Advocates for improved safety on school buses are calling for stricter regulations as many states don’t mandate the use of seat belts even as around 17,000 individuals are injured on those vehicles per year.
While there were an average of 128 fatalities in crashes involving school buses annually between 2007 and 2016, according to the National Highway Traffic Safety Administration, crashes not involving fatalities are far more common.
One child was injured just on Tuesday morning in Ohio after a Dayton Public Schools bus and a Chevrolet Equinox crashed, according to WDTN. Seven people were on the bus, including the driver.
The Herald-Ledger reported that four students were injured in Fulton County, Kentucky, on Sept. 15 after a bus was involved in an accident on U.S. 51.
Ten students and two adults were transported to the emergency room after a bus was involved in a rollover crash on Wednesday morning in Houston, according to FOX 26.
Five students were transported to the hospital after a school bus crashed in Birmingham, Alabama, on Sept. 15 at 12:05 p.m., according to AL.com
That’s just in the past week.
“When you are transporting our most precious passengers… one crash involving young children is too many,” Peter Kurdock, general counsel for Advocates for Highway & Auto Safety, told Fox News Digital. “And especially when there are some things we can do, really commonsense things, to make school buses much safer.
“When you are transporting our most precious passengers… one crash involving young children is too many…”
Kurdock said more states and school districts need to start mandating seat belts on buses.
“A couple of the school bus crashes lately have highlighted the fact that the current system that they use for large school buses is not effective in certain types of crashes of keeping children inside the bus and seatbelts,” he said.
On Sept. 6, a school bus and city bus collided in Racine, Wisconsin, completely overturning the school bus into someone’s yard. Some of the seven to eight people on the city bus were treated for minor injuries.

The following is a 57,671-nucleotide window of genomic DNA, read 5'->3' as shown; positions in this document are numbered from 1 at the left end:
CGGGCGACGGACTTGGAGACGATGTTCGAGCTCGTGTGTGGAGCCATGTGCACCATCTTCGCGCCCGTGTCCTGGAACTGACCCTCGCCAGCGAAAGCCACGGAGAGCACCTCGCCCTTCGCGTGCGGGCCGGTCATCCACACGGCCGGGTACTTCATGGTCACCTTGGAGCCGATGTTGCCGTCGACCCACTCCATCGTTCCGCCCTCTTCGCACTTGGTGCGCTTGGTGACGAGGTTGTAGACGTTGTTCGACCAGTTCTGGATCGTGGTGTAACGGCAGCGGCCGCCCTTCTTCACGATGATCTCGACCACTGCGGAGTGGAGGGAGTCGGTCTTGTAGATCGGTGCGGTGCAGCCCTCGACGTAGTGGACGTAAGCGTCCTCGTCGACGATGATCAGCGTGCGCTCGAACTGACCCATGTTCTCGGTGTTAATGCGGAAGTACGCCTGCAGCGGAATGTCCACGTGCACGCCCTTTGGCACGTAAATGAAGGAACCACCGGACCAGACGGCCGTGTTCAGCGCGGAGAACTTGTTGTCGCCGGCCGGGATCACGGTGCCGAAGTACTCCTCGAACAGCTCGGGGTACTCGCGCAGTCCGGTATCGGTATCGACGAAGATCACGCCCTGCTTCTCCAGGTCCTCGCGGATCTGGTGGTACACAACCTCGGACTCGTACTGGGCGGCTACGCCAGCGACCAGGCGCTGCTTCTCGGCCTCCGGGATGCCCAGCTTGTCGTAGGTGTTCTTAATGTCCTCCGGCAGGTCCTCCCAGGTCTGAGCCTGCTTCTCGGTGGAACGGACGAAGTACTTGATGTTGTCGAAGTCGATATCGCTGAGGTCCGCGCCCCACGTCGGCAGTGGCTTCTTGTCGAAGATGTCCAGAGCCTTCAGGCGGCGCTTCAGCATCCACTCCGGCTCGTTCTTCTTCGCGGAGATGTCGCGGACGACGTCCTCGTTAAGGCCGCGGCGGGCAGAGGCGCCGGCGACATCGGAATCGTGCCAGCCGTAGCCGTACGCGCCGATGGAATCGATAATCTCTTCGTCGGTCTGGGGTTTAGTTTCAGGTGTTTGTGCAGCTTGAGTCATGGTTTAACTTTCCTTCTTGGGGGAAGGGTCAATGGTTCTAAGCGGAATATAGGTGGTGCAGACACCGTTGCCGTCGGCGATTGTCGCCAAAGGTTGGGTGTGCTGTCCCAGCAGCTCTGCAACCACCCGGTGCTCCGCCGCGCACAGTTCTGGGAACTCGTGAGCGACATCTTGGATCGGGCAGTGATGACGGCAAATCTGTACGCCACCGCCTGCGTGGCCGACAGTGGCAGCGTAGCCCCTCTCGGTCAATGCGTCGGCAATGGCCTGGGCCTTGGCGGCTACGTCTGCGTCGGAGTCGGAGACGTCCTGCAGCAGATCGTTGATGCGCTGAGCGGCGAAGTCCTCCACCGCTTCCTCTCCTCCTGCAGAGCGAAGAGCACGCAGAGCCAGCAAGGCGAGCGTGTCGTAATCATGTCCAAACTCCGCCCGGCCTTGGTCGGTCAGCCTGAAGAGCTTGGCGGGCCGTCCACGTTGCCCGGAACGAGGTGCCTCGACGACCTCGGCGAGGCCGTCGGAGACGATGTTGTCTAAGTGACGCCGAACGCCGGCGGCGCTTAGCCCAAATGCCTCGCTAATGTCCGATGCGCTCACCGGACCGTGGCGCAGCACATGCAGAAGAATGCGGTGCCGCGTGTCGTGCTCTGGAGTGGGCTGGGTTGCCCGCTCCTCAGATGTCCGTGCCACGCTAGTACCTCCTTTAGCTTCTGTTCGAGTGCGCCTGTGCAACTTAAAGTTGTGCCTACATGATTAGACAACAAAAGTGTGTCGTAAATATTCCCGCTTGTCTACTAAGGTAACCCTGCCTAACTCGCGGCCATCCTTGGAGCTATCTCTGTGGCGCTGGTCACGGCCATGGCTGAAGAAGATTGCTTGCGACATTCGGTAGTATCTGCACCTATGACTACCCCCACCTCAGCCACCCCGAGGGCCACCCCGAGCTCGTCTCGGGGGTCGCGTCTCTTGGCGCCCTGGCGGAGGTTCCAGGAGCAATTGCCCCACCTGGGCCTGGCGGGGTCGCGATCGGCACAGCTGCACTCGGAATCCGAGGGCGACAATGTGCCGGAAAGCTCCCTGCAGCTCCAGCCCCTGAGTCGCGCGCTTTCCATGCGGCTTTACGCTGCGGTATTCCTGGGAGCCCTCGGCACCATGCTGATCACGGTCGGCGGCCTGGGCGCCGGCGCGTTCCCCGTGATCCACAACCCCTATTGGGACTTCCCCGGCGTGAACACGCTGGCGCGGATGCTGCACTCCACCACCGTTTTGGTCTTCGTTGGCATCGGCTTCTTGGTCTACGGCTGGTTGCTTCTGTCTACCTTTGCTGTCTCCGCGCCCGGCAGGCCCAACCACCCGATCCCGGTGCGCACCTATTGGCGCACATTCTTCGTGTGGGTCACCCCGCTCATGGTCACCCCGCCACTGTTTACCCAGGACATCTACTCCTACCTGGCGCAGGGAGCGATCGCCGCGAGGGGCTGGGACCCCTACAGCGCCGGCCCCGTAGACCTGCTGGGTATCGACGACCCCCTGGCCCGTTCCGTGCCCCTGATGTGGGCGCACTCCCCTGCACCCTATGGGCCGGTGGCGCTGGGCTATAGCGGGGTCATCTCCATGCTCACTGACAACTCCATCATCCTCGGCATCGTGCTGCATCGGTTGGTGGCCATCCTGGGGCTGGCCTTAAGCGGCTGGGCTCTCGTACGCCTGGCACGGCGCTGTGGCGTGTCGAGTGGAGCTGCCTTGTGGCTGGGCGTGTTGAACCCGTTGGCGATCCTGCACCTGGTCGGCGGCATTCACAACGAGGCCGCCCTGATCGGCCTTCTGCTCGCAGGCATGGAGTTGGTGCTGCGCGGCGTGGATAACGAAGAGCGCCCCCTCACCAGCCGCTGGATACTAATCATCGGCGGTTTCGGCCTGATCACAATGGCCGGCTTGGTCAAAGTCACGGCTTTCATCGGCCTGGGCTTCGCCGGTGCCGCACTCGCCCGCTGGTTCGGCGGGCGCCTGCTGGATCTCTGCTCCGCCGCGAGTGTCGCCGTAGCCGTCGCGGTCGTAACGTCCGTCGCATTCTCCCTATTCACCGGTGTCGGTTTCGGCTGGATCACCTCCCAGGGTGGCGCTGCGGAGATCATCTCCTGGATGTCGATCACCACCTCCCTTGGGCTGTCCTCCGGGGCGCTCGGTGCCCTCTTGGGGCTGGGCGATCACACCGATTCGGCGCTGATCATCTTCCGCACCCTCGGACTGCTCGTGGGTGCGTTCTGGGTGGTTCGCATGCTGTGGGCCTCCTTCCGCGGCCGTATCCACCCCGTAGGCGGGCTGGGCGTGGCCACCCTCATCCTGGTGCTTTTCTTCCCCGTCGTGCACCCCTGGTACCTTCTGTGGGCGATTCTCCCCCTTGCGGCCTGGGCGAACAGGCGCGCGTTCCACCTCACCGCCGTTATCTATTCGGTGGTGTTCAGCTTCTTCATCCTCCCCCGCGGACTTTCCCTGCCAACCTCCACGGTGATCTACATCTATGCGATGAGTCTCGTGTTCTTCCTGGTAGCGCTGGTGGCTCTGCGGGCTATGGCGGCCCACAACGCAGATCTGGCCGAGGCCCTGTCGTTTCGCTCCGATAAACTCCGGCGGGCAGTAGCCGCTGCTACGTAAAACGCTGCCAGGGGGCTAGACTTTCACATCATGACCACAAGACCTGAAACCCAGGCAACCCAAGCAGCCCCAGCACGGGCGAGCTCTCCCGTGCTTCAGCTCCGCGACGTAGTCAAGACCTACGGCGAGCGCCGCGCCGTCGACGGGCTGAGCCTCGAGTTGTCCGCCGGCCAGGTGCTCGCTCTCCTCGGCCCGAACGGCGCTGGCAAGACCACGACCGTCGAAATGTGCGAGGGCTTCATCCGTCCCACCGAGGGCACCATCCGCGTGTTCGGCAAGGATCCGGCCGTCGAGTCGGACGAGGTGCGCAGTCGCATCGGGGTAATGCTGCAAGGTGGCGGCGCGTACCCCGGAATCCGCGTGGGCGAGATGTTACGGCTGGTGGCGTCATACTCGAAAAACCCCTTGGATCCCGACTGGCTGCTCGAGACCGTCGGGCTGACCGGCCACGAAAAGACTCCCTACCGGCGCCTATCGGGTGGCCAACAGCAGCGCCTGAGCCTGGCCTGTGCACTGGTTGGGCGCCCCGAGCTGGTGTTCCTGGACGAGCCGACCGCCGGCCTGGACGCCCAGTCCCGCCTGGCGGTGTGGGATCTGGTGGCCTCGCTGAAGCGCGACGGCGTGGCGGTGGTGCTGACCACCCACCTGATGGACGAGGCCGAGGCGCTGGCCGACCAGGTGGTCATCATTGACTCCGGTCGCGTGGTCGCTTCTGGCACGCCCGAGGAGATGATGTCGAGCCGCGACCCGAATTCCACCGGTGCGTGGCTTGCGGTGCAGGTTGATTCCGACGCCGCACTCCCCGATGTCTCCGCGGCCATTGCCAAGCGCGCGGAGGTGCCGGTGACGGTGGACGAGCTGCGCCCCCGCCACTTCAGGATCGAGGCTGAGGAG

No students were on the school bus at the time of the incident.
Julie Cooley, vice president of corporate and marketing communications at IMMI, a company that manufactures advanced safety products for commercial vehicles, told Fox News Digital that only about 25% to 30% of school buses on the road today are equipped with seatbelts.
Some states, such as Florida and New York, require lap belts on school buses. A handful of other states mandate seat belts on school buses, but Cooley says it’s not enough.
Cooley shared a video demonstration showing what happens during a school bus crash with and without seatbelts.
“If you think about it, the school bus, in addition to the motorcycle, is the only thing on our roads going 65 mph down our highways without seatbelts,” Cooley said. “And, you know, the problem is those school buses are carrying our children and the majority of them are unrestrained.”
Cooley pointed to a 2001-2003 study suggesting there are an estimated 17,000 school-bus related injuries per year.
She said many buses still rely on something called “compartmentalization” to keep kids safe, which operates on the assumption that students are sitting properly in their seats when a collision occurs. If students are in their seat properly, with compartmentalization, they should stay in that area.